Activists were busy in Hong Kong island's biggest park putting the final touches to the "Pillar of Shame", a sculpture of twisted bodies symbolising oppression.
Activists have locked horns with civic authorities over the sculpture, by Danish artist Jans Galschiot, accusing local leaders of censorship for refusing to let them display the 27ft statue in parks after the rallies end.
"Our application on the setting up of the Pillar of Shame in our parks was rejected for political reasons," said Mak Hoi-wah, a rally organiser.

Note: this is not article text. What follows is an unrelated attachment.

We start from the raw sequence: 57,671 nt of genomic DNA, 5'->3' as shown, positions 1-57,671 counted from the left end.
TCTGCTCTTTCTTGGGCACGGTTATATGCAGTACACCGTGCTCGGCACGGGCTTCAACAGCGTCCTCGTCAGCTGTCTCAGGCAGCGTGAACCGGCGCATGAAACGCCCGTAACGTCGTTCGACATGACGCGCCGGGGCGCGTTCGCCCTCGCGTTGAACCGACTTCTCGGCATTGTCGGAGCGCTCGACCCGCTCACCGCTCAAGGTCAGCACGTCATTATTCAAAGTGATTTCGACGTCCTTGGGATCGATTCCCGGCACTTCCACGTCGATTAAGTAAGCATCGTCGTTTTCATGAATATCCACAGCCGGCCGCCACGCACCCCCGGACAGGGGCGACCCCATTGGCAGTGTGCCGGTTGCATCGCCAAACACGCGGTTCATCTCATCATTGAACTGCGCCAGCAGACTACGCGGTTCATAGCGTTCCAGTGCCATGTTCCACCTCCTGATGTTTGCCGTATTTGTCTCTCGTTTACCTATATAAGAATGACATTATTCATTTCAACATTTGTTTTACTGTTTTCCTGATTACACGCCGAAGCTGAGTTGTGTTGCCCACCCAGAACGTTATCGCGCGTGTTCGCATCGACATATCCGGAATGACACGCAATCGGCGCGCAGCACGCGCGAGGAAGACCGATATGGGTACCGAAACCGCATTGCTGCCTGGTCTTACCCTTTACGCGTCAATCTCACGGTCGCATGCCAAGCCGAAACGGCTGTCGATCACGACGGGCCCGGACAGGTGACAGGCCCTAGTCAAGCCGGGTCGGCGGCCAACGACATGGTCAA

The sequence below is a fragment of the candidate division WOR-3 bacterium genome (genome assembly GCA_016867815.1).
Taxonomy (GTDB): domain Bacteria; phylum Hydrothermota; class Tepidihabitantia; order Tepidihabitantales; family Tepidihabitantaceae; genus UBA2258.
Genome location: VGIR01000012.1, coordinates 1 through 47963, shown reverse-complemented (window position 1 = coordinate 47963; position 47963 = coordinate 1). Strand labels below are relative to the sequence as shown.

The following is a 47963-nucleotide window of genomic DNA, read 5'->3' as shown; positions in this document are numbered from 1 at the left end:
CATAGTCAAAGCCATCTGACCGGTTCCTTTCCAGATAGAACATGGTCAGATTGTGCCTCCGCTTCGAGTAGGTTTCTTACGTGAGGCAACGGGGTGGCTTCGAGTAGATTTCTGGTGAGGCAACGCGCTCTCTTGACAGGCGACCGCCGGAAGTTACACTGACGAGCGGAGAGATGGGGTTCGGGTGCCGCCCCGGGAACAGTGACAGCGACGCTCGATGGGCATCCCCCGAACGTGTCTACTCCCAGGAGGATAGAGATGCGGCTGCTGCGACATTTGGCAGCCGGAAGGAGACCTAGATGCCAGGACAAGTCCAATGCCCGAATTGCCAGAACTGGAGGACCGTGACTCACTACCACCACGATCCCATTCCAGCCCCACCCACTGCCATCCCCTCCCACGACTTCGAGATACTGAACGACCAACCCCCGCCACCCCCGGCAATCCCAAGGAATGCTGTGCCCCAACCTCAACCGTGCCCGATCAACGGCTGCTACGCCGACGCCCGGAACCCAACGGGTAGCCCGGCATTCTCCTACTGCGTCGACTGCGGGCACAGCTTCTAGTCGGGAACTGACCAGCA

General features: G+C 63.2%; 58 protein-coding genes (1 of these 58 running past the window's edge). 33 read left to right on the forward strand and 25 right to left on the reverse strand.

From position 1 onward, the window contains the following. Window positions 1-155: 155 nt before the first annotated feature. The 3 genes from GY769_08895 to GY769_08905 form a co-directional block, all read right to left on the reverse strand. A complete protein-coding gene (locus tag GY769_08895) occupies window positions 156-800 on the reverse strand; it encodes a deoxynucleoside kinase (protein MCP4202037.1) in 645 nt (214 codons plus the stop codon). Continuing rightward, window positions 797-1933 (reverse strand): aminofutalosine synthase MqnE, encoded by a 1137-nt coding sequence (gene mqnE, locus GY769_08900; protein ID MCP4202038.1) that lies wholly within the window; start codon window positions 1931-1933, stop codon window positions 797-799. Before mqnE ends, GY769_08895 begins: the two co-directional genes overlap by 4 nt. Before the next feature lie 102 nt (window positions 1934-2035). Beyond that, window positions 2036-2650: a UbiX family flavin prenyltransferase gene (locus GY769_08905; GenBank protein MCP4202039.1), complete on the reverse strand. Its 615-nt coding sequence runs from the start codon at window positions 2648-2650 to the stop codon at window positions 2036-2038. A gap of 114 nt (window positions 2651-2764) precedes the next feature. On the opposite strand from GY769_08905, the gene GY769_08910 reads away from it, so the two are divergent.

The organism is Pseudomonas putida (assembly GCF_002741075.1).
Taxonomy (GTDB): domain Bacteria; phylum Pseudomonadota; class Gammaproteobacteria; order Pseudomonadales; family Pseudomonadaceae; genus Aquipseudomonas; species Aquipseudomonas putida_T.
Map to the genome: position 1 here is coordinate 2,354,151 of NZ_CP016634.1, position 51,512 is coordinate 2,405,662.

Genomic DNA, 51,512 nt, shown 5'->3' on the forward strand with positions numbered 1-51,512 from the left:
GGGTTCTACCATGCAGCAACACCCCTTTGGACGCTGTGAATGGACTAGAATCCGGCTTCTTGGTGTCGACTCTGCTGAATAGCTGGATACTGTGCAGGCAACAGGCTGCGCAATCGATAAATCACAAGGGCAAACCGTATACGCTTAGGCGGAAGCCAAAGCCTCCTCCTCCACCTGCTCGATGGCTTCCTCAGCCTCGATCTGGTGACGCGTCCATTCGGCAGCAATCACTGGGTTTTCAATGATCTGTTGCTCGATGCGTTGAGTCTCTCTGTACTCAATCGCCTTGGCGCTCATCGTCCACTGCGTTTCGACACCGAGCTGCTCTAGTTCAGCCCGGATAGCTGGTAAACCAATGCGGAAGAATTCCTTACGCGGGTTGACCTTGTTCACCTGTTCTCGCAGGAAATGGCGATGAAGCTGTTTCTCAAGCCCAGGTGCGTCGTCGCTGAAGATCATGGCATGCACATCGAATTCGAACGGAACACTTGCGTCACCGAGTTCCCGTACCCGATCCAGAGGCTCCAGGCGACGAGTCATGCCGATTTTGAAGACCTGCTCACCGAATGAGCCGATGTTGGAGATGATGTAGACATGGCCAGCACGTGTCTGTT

Leung Kwok-Hung, one of the organisers of the demonstrations, said he was expecting 40,000 people at a candlelit vigil in the park to remember those who perished.
A handful of demonstrators gathered late yesterday across the road from the Chinese mission,putting up a wreath and lighting candles. They hung banners that said: "The heroes from the people never die. Homage to the martyrs of the democracy movement" and: "Turn the anger into power and end the one-party dictatorship".
In 1989, a million people flooded Hong Kong's streets in horror over Peking's brutality.
On Monday, Hong Kong's future leader, Tung Chee-hwa, said it was time to forget Tiananmen. And he criticised the Hong Kong Alliance in Support of Patriotic Democratic Movements in China, the main organiser of pro- democracy protests, branded as subversive by Peking.Reuse content